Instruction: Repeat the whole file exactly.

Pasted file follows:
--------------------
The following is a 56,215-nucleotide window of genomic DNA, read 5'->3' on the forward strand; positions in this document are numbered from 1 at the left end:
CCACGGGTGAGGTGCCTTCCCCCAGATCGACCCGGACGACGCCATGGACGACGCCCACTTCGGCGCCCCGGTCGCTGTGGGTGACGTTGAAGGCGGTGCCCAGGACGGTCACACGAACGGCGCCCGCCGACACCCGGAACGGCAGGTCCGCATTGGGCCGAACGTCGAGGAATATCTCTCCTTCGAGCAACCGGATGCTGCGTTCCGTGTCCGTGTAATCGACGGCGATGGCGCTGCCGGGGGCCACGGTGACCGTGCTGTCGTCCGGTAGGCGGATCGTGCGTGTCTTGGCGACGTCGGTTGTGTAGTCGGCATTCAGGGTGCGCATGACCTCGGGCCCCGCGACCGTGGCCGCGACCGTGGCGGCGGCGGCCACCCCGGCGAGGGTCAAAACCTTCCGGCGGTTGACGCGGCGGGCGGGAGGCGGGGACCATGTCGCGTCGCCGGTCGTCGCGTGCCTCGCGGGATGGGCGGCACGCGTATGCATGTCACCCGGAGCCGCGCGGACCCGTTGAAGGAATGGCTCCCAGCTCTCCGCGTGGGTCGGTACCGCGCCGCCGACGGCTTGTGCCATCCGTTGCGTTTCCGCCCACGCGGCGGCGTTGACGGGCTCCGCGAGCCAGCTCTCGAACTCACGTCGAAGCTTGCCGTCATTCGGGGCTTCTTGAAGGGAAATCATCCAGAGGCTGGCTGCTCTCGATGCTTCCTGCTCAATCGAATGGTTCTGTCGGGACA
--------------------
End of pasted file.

The following is a 56,215-nucleotide window of genomic DNA, read 5'->3' on the forward strand; positions in this document are numbered from 1 at the left end:
CCACGGGTGAGGTGCCTTCCCCCAGATCGACCCGGACGACGCCATGGACGACGCCCACTTCGGCGCCCCGGTCGCTGTGGGTGACGTTGAAGGCGGTGCCCAGGACGGTCACACGAACGGCGCCCGCCGACACCCGGAACGGCAGGTCCGCATTGGGCCGAACGTCGAGGAATATCTCTCCTTCGAGCAACCGGATGCTGCGTTCCGTGTCCGTGTAATCGACGGCGATGGCGCTGCCGGGGGCCACGGTGACCGTGCTGTCGTCCGGTAGGCGGATCGTGCGTGTCTTGGCGACGTCGGTTGTGTAGTCGGCATTCAGGGTGCGCATGACCTCGGGCCCCGCGACCGTGGCCGCGACCGTGGCGGCGGCGGCCACCCCGGCGAGGGTCAAAACCTTCCGGCGGTTGACGCGGCGGGCGGGAGGCGGGGACCATGTCGCGTCGCCGGTCGTCGCGTGCCTCGCGGGATGGGCGGCACGCGTATGCATGTCACCCGGAGCCGCGCGGACCCGTTGAAGGAATGGCTCCCAGCTCTCCGCGTGGGTCGGTACCGCGCCGCCGACGGCTTGTGCCATCCGTTGCGTTTCCGCCCACGCGGCGGCGTTGACGGGCTCCGCGAGCCAGCTCTCGAACTCACGTCGAAGCTTGCCGTCATTCGGGGCTTCTTGAAGGGAAATCATCCAGAGGCTGGCTGCTCTCGATGCTTCCTGCTCAATCGAATGGTTCTGTCGGGACA